Pakistan has announced the reopening of transit trade between its western neighbor, Afghanistan, and eastern neighbor, India, through its territory and land borders.
The July 13 announcement, if followed by consistent steps to facilitate trade among the three countries, could prove a major step toward free trade. But many hurdles prevent the three South Asian neighbors from tapping into their collective economic potential.
"Basically, the government of Afghanistan has requested that we try to facilitate their trade in terms of Afghanistan's exports to India through the [eastern] Wagah border [crossing point]," Pakistani Foreign Office spokeswoman Aisha Farooqi told Radio Mashaal from Islamabad on July 13.
A foreign ministry statement said Pakistan has decided to resume Afghan exports through the Wagah border crossing from July 15, after implementing COVID-19 related protocols.
“We have already restored bilateral trade and Afghan transit trade at all border crossings,” Mohammad Sadiq, the Pakistani prime minister’s special representative for Afghanistan, tweeted on July 13.
"With this step, Pakistan has fulfilled its commitments under Pakistan-Afghanistan Transit Trade Agreement (APTTA)," the foreign ministry’s statement added. Concluded in 2010, the APTTA required Islamabad to provide Afghan traders access to India via the Wagah border crossing near the eastern city of Lahore.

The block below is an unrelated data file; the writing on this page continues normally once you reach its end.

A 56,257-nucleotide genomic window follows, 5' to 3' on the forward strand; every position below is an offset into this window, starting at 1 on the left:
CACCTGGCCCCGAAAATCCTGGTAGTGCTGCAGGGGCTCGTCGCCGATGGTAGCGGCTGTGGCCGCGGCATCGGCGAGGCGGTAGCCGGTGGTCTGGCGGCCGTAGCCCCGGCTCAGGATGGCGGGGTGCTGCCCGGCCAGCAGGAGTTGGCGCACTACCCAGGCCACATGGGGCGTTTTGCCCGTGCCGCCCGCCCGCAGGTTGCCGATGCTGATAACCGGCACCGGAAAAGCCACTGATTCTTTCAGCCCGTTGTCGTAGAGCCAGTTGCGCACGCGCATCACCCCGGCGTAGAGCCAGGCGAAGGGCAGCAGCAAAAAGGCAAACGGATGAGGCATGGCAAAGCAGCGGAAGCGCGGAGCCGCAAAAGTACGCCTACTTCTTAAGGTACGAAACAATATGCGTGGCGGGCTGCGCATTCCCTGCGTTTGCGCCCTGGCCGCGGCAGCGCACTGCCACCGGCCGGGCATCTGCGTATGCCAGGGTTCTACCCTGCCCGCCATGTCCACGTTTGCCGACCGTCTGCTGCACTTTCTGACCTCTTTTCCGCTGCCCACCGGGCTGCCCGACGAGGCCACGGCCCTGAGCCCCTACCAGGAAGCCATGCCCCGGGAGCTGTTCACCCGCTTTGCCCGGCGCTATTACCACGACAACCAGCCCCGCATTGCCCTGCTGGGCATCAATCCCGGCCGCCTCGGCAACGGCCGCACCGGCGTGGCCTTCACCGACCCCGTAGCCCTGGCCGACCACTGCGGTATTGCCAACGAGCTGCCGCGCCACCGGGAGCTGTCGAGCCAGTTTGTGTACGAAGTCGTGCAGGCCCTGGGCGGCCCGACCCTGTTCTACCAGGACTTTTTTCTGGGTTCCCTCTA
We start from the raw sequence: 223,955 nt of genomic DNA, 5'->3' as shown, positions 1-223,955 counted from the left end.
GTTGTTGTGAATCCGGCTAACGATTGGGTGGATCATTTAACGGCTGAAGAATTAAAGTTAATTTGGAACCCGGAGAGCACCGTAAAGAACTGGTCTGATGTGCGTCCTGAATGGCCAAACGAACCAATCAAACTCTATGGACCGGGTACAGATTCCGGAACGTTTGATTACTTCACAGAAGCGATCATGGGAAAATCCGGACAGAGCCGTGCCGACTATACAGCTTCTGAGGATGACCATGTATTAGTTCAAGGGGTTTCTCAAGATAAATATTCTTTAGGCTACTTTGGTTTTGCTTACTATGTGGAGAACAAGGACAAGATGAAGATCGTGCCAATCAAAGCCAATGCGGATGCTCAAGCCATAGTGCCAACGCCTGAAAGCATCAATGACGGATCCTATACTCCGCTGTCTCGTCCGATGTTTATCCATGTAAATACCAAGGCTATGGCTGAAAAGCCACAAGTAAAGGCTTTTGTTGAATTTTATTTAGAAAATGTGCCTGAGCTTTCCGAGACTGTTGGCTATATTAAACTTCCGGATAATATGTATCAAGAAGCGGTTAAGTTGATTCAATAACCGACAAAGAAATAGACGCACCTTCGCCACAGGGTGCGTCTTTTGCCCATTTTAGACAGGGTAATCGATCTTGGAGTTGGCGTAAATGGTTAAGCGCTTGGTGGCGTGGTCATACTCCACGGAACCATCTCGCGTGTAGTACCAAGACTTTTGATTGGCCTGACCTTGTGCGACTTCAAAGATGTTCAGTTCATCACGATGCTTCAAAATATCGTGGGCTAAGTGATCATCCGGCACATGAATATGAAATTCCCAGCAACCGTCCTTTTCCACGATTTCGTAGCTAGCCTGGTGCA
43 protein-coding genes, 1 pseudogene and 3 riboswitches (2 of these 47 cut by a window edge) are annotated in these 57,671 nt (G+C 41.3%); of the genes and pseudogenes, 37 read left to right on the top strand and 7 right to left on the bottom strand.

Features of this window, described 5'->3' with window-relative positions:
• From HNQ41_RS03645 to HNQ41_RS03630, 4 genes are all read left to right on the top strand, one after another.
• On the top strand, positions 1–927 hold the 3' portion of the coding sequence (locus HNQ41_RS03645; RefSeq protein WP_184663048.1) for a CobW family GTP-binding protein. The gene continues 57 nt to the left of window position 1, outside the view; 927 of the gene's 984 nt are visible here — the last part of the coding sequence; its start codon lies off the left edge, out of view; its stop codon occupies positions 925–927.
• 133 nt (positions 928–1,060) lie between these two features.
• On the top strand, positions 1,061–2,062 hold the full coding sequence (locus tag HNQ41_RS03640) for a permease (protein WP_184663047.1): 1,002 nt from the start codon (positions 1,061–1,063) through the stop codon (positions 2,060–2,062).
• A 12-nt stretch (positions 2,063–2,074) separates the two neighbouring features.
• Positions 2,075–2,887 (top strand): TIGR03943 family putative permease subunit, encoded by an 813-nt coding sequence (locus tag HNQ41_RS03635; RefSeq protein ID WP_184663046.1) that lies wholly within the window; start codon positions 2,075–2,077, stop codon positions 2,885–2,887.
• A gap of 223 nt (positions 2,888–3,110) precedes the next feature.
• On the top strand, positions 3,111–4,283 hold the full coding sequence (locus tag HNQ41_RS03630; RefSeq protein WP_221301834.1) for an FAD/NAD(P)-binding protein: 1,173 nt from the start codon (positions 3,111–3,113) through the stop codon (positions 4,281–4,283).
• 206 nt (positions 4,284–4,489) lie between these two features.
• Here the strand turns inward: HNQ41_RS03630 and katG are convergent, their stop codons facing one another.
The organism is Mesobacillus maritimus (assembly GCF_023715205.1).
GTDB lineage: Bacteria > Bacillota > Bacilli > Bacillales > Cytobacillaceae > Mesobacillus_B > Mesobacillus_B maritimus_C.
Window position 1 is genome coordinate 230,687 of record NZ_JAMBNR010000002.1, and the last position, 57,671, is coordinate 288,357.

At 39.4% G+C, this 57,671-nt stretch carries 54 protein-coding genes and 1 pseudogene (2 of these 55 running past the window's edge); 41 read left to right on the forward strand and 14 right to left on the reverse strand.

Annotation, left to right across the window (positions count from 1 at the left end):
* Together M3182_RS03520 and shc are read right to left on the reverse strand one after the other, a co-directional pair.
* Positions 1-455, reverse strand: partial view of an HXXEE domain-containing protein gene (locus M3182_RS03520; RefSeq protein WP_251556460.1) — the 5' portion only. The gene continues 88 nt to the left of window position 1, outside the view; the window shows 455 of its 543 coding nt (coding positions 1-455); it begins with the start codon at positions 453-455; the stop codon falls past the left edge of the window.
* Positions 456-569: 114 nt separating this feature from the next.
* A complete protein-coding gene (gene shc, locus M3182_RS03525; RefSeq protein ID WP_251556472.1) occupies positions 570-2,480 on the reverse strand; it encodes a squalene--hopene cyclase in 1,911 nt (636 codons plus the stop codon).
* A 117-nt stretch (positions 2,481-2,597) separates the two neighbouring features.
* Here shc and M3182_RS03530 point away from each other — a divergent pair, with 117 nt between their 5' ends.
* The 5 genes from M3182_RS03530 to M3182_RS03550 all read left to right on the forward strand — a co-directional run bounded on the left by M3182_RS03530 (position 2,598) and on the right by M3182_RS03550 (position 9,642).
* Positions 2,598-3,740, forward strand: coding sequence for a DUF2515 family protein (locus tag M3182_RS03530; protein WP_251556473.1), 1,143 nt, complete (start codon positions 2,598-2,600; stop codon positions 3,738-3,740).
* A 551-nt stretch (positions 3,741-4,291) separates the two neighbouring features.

Islamabad, however, is still not willing to permit Indian goods to be sent back to Afghanistan on the trucks that deliver Afghan cargo. Disagreements between Islamabad and Kabul have left the latter to look for alternative trade and transit routes to break free from its landlocked status.
In March, Pakistan closed its more than 2,500-kilometer border with Afghanistan because of the coronavirus pandemic. By late June, Islamabad reopened three major border crossings with Afghanistan.
But problems along the border remain. Pakistani and Afghan drivers recently complained of bribes, long delays, and harassment by police and transport union officials at the main border crossing of Torkham, which connects the northwestern Pakistani province of Khyber Pakhtunkhwa to Nangarhar Province in the east.
Nearly 900 kilometers south of Torkham, the border crossing in Chaman connects Pakistan’s southwestern Balochistan Province with the southern Afghan province of Kandahar. In a monthlong sit-in in the dusty town, traders and activists are protesting border restrictions. They are demanding a complete reopening of the border to restore unrestricted trade and travel between the two regions. Trade through Chaman provides livelihoods to tens of thousands on both sides of the border.
Chaman and Torkham are the main border crossings among 18 potential trade routes between the two Muslim neighbors. Their bilateral relations have been clouded by mutual accusations of supporting Islamist and nationalist militants fighting against their neighbor.